Star Trek has never shied from allegory — in fact, from the original 1960s series incarnation, creator Gene Rodenberry saw the show’s parallel universe as an opportunity to “make statements about sex, religion, Vietnam, politics, and intercontinental missiles.” His show, and the spin-offs and films that followed, offered up commentary on war, the environment, torture, and the like, so it shouldn’t come as a surprise that J.J. Abrams’s new sequel Star Trek Into Darkness treads into the waters of political allegory. What’s surprising for the franchise (but not for the current moviemaking culture) is that it does it so shallowly.
Clear back in 2009, J.J. Abrams and writer Roberto Orci told the Los Angeles Times that they were looking to explore contemporary political issues in the sequel to their hit reboot (which mostly eschewed those tendencies). “It needs to do what Roddenberry did so well,” Abrams explained, “which is allegory. It needs to tell a story that has connection to what is familiar and what is relevant.” Orci concurred: “We got a lot of fan response from the first one and a considerable amount of critical response and one of the things we heard was, ‘Make sure the next one deals with modern-day issues.’ We’re trying to keep it as up-to-date and as reflective of what’s going on today as possible. So that’s one thing, to make it reflect the things that we are all dealing with today.”
“The things that we are all dealing with today” — that’s a little vague, don’t ya think? Well, come to find out, the socio-political commentary of Star Trek Into Darkness is about as sophisticated as you’d expect from Orci and co-writer Alex Kurtman, who also wrote the first two Transformers movies. Here’s how the story goes: there is a terrorist attack in London, followed by one on Starfleet HQ. Both are the work of Commander John Harrison (Benedict Cumberbatch), who has “declared a one-man war against Starfleet” — a jihad, if you will. He is tracked to Qo’noS, at the edge of Klingon territory, and Kirk and crew are sent to his location on a weaponized Enterprise. They carry sophisticated torpedoes that will take Harrison out from a safe distance — a death penalty without due process.
In other words, they’re drones. Scotty objects to the weaponization of the ship, and resigns; Spock voices his objections to Kirk, who sees the killing of the terrorist as fair play, an eye for an eye. “Regulation aside, this mission is morally wrong,” Spock says. “It is, by its very definition, immoral.” The conversation — which concludes, unsurprisingly, with Kirk’s decision to forgo the killing-by-proxy and bring in the terrorist alive to stand trial — admittedly gives the viewer a pleasurable tingle of both recognition (hey, they’re talking about drones!), and self-satisfaction (I got the allegory!).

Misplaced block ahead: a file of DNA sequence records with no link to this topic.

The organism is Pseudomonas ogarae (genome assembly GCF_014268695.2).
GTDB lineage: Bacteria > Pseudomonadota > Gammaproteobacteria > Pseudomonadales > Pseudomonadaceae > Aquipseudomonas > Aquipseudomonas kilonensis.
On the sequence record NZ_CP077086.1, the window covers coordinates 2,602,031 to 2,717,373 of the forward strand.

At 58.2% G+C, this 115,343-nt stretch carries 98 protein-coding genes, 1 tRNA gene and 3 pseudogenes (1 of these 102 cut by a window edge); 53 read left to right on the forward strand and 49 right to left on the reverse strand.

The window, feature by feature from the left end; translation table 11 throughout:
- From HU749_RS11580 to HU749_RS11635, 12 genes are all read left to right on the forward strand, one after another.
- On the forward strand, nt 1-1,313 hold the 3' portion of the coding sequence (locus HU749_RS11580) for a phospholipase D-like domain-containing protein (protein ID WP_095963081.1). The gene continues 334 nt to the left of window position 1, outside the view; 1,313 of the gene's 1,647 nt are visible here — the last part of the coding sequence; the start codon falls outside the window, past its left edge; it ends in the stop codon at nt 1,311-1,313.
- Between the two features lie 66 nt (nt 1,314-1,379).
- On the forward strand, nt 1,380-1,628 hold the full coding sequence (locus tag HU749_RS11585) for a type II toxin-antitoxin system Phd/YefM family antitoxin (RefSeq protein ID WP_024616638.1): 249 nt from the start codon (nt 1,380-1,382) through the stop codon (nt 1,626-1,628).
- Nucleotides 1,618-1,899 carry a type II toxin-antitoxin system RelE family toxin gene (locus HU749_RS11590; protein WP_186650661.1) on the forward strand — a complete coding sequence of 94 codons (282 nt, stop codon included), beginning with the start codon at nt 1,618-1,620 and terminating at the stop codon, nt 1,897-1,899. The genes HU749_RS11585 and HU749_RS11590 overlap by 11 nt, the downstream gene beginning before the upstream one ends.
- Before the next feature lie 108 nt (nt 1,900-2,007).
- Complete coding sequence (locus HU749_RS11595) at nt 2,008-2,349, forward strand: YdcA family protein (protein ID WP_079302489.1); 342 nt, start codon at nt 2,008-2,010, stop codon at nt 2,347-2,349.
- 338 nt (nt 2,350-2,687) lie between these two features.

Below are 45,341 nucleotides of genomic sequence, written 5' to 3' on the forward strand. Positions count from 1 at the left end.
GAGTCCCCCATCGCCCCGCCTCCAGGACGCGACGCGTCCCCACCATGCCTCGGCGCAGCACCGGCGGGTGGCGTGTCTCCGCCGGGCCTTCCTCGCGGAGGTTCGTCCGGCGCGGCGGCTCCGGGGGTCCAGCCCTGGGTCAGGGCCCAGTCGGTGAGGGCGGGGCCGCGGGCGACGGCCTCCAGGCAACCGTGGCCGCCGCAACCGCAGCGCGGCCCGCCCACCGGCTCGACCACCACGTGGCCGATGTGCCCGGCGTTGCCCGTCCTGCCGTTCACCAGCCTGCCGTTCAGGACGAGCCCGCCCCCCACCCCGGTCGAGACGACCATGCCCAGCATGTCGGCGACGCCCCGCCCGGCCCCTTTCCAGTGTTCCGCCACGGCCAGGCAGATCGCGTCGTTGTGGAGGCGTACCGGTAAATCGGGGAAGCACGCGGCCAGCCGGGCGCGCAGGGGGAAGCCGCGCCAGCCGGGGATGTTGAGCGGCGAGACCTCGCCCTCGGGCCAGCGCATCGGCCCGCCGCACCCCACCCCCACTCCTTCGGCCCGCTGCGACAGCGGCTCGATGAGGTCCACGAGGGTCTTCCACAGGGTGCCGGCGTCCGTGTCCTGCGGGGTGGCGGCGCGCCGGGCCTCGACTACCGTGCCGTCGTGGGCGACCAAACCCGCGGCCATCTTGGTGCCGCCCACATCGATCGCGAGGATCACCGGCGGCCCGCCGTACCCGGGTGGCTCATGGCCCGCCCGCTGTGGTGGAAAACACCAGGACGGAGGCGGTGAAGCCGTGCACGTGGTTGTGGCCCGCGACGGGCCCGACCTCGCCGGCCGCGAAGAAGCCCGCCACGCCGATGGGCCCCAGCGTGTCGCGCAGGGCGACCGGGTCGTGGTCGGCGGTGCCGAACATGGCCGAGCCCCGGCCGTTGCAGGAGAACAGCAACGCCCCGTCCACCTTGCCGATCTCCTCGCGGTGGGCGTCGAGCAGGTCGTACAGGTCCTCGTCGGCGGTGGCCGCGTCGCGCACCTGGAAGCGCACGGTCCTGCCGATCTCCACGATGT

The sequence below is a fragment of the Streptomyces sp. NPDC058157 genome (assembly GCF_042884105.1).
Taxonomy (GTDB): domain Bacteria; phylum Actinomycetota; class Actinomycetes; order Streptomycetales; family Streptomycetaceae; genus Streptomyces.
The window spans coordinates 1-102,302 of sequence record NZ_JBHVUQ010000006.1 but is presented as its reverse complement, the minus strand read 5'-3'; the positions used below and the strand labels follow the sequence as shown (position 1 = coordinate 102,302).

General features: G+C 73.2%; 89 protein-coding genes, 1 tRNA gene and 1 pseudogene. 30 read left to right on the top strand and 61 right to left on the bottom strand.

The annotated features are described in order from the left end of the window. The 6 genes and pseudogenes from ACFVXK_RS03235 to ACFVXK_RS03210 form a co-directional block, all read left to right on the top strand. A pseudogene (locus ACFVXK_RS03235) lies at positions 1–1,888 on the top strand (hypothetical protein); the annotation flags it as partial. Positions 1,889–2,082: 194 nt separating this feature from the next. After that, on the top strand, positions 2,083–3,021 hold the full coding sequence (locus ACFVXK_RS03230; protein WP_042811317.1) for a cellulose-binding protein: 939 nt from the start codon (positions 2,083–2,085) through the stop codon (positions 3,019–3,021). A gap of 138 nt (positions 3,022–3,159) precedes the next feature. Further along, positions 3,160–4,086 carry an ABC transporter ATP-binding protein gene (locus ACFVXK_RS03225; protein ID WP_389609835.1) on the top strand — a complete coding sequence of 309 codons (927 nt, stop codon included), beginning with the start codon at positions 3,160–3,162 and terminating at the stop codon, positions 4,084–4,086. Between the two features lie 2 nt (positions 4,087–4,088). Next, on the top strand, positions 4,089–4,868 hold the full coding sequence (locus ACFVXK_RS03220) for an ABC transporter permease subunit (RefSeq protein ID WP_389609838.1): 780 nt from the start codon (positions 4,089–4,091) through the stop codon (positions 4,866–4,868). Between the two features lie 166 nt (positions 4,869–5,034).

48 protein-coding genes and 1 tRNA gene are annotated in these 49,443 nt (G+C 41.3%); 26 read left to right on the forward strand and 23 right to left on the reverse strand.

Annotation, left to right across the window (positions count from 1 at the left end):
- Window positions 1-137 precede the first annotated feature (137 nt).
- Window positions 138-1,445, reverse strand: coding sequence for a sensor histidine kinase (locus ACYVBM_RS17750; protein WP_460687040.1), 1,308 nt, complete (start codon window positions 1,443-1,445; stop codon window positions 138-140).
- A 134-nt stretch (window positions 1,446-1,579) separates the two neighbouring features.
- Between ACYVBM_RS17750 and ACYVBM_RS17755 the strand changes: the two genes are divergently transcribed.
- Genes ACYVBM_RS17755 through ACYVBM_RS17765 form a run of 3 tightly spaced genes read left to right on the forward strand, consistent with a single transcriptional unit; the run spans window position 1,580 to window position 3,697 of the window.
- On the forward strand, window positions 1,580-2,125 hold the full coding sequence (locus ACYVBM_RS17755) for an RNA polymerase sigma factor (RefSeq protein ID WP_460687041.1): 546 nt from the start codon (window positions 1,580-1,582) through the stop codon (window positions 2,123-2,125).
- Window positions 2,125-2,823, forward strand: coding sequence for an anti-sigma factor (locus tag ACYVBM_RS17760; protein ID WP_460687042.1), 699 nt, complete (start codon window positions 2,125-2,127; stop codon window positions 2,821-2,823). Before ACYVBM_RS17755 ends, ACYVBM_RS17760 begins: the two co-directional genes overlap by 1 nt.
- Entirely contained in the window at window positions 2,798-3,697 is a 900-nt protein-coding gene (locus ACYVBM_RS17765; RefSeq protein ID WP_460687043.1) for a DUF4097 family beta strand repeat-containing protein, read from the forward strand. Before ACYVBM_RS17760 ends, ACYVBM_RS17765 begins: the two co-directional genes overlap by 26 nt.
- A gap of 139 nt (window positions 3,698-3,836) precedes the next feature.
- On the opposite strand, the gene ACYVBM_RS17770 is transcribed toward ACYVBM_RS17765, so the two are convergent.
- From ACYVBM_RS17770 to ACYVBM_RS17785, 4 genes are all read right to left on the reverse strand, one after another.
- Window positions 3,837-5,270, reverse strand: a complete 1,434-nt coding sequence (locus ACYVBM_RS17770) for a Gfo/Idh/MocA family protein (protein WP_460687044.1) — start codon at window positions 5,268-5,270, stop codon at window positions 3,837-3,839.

But the trouble is, that’s as far as it goes and as deep as it gets. A few lines of sloganeering dialogue is, sadly, the extent of the film’s consideration of this hot-button issue — aside from the ultimate realization that (slight spoiler here, but nothing you wouldn’t assume going in) the ultimate bloodshed and carnage following the villain’s apprehension is probably greater than would have resulted from carpet-bombing him.
That might be a problematic narrative destination, were it not for the fact that it doesn’t feel like a statement — it doesn’t seem informed by much of anything, in fact, beyond the desire to blow up as much stuff as possible. Abrams and his writers seem to have determined that a “connection to what is familiar and what is relevant” was about plot points and not provoking thought; they drop in obvious allusions to drones and due process, but don’t understand that making an allusion and commenting or acting on it are two different things. It’s another example of the sad schism between classic science fiction (concerned primarily with ideas) and the genre’s current incarnation (an unappealing mutation of sci-fi and action, mostly focused on laser battles).
Star Trek Into Darkness is an adequate sequel — it hits the ground without the burden of introductions, it has two or three terrific set pieces, the Kirk/Spock schtick has the enjoyable patter of an old vaudeville act, and Cumberbatch is a monster. It is also about 20 minutes too long, fumbling the ending (let’s go ahead and blame this on third writer Damon Lindelof) and spending too much of the first act on turgid dialogue scenes between Kirk and Pike. People talking to each other, it seems, isn’t really these writers’ specialty, and if that’s obvious in expositional passages, it’s painfully clear when they wade into the waters of “the things that we are all dealing with today.” What’s the point of raising vitally important contemporary issues if you don’t actually have anything to say about them?